Chrysanthemums were formerly regarded as garden plants; they are equally house plants. There are few plants so well adapted to the ornamentation of our dwellings, whether they are treated as cut flowers or pot plants. For bouquets, only the orchis can rival them in lasting qualities. If cut in full bloom and kept in water, they will last two or three weeks; but the water should be renewed often, and kept pure with charcoal. Bouquets of exceeding elegance can be made of chrysanthemums. The flowers should be cut with as long stems as possible, and placed, after stripping the leaves from the lower ends, in a wide-mouthed vase (Fig. 1). The bouquet then has the appearance of a sheaf in which each flower displays its full beauty, and, by contrast of color and form, heightens the effect of its neighbor. A special business is made of growing flowers for these bouquets. In this cultivation all the flowers except the terminal one are suppressed on every branch, whereby the flower that is left reaches a large size. The plants thus treated are cultivated under glass, and copiously manured in order to give them great vigor. Flowers have Fig. 1.—Bouquet of Chrysanthemums. been thus produced measuring not less than twenty centimetres in diameter (Fig. 2). Assiduous care is given to all the details in raising these flowers. The petals are fashioned by hand, and are given the desired curvature, and put in determined positions by the aid of ivory pincers. A single flower thus produced will bring from two to four shillings.
The effort to produce such exaggerated specimens can, however, not be regarded as a well-directed one. Overgrown flowers lose in beauty, and extreme regularity of shape is obtained at the expense of grace, and of the great charm of the flower, which lies chiefly in an unexpected novelty of form, and the special stamp of Fig. 2.—Large Chrysanthemums (reduced). originality that gives each blossom an expression of its own. We might as well make them out of paper at once as treat them so that they shall all be alike.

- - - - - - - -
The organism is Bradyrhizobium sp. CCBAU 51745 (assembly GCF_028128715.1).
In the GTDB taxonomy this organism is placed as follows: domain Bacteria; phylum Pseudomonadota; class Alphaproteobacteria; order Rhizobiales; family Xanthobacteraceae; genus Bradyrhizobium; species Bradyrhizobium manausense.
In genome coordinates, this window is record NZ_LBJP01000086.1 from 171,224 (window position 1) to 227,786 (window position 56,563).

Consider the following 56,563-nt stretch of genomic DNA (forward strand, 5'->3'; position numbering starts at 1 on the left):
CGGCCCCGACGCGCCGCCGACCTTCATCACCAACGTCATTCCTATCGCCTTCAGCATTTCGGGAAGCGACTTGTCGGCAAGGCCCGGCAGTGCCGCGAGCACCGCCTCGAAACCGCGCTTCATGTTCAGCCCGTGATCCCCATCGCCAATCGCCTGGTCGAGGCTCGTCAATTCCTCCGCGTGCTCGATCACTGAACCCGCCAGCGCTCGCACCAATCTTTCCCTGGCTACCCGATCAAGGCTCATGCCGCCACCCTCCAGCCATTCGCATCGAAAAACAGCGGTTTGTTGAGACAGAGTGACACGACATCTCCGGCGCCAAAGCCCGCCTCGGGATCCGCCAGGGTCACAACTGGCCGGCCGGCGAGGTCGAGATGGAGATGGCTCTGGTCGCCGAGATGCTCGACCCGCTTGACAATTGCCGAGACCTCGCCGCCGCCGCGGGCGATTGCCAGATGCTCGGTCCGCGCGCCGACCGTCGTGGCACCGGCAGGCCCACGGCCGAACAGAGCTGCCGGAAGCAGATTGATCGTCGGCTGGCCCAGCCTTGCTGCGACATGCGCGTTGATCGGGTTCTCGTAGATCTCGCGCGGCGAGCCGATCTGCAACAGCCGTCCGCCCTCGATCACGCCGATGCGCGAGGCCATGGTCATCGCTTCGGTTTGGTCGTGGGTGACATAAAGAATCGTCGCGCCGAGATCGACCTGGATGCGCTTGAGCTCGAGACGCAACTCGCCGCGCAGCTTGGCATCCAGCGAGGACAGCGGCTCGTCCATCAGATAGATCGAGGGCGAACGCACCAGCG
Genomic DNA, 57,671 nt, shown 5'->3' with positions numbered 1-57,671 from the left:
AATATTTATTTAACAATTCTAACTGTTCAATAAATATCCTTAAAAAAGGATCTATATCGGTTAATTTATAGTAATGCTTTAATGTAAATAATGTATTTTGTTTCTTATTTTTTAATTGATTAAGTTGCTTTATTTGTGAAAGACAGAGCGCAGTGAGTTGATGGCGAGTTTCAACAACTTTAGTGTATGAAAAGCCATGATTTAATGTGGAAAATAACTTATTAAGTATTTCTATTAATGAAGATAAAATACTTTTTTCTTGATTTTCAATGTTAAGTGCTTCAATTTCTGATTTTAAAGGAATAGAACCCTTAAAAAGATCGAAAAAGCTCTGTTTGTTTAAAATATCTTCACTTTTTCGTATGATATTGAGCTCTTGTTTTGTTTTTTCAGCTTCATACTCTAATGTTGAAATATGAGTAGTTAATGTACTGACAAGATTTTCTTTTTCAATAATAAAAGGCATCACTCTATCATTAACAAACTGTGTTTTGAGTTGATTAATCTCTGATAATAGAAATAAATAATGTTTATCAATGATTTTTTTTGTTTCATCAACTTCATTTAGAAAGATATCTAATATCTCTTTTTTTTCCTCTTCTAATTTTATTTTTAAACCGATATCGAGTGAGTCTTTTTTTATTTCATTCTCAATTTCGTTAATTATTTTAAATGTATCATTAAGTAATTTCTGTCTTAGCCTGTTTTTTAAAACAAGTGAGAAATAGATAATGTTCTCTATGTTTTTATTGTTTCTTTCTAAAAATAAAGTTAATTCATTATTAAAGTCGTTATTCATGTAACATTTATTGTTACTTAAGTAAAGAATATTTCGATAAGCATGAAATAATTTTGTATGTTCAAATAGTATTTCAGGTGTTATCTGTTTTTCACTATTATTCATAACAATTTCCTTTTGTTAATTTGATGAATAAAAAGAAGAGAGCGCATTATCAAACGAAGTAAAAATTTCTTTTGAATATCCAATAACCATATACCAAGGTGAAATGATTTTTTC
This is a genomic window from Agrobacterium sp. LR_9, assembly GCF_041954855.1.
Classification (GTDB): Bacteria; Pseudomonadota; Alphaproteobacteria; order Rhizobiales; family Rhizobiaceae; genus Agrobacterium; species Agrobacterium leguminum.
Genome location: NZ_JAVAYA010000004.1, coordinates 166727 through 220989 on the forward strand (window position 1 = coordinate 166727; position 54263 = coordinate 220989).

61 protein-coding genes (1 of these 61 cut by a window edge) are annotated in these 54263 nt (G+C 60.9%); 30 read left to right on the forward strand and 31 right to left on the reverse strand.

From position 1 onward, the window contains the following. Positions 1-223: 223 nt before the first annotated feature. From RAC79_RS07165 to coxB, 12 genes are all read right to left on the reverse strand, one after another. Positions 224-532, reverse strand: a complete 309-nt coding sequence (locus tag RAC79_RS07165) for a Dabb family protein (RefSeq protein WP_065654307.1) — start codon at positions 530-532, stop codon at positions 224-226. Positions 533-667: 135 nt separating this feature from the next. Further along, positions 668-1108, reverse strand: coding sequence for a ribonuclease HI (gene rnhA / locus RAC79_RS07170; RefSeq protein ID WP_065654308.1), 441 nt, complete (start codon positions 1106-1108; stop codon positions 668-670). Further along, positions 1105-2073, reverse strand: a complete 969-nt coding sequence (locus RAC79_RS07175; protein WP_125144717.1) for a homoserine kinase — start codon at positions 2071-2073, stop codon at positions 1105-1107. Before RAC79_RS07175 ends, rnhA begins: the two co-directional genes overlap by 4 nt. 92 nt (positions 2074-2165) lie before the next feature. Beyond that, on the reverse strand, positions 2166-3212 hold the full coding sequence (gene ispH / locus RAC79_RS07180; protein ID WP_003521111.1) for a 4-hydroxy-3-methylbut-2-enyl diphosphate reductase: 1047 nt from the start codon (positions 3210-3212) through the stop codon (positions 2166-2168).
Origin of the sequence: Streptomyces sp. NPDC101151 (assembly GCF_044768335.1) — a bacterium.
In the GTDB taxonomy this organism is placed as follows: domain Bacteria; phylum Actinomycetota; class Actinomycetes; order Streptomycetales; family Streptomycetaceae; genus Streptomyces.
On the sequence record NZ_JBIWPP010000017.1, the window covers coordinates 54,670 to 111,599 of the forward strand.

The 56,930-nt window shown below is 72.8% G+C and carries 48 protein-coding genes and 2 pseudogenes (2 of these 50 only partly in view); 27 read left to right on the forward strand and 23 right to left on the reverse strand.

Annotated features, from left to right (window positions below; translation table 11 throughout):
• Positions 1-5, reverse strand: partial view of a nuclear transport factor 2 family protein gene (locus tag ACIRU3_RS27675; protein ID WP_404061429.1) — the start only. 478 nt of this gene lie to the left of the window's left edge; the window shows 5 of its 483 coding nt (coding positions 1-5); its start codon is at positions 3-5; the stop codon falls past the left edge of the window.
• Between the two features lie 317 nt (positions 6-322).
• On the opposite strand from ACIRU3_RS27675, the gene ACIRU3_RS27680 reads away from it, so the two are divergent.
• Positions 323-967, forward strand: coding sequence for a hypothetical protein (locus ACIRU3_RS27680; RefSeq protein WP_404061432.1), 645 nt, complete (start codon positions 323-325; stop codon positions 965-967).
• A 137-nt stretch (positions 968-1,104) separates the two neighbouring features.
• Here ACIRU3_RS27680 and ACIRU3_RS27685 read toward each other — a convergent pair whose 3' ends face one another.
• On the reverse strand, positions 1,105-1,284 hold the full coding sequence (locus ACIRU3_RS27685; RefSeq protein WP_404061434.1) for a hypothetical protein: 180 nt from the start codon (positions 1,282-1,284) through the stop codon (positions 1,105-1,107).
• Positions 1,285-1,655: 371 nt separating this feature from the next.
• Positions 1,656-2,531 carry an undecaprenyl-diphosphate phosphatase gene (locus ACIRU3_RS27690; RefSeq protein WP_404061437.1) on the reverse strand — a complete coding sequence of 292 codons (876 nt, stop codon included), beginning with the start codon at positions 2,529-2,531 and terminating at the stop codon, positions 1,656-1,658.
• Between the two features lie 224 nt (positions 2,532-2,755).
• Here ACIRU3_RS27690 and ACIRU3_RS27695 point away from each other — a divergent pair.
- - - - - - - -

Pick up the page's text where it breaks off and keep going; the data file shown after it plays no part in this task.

The November chrysanthemum exhibitions of the horticultural societies are growing in. The superb plants that are now shown at them are counted by the thousand. The house of Levêque, which obtained the chief prize at a recent exhibition of the National Horticultural Society of France, had six hundred distinct varieties.
Europeans are not alone in their admiration of beautiful flowers. Some other people, having a fine artistic taste, entertain an enthusiasm for them that rises to a passion. With the Japanese, who love flowers above every other decoration, the chrysanthemum holds the place of honor, and, as the golden chrysanthemum, is the highest national decoration. It is usual with them to name women after flowers, and "Madame Chrysanthemum" is much favored. A custom prevails among them at chrysanthemum-time of covering human
figures with a coating of clay and arranging chrysanthemums upon them, in colors, in imitation of their dress-goods; these manikins may represent men playing some scene of action (Fig. 3), or women making or offering tea (Fig. 4). The figures are placed on exhibition, and an admission fee is charged for seeing them.
Not all chrysanthemums can be cultivated here in the open air. Some of the choicest varieties, true to their Eastern origin, are too tender for our chilly autumns, and need to be sheltered. But they pay well for the attention, by preserving a brighter verdure, and fresher and more brilliant colors. Some effort has been made, by heading in and otherwise trimming the plants, to make them grow into particular shapes, but the practice has not become very extensive.
Chrysanthemums thus combine the advantage of blooming in the autumn and late into the winter, and submitting to various trimmings, and assuming diverse aspects. The cultivation of
them will, no doubt, go on increasing, for they are justly, on account of the many desirable qualities they combine, appreciated very highly.—Translated for the Popular Science Monthly from La Nature.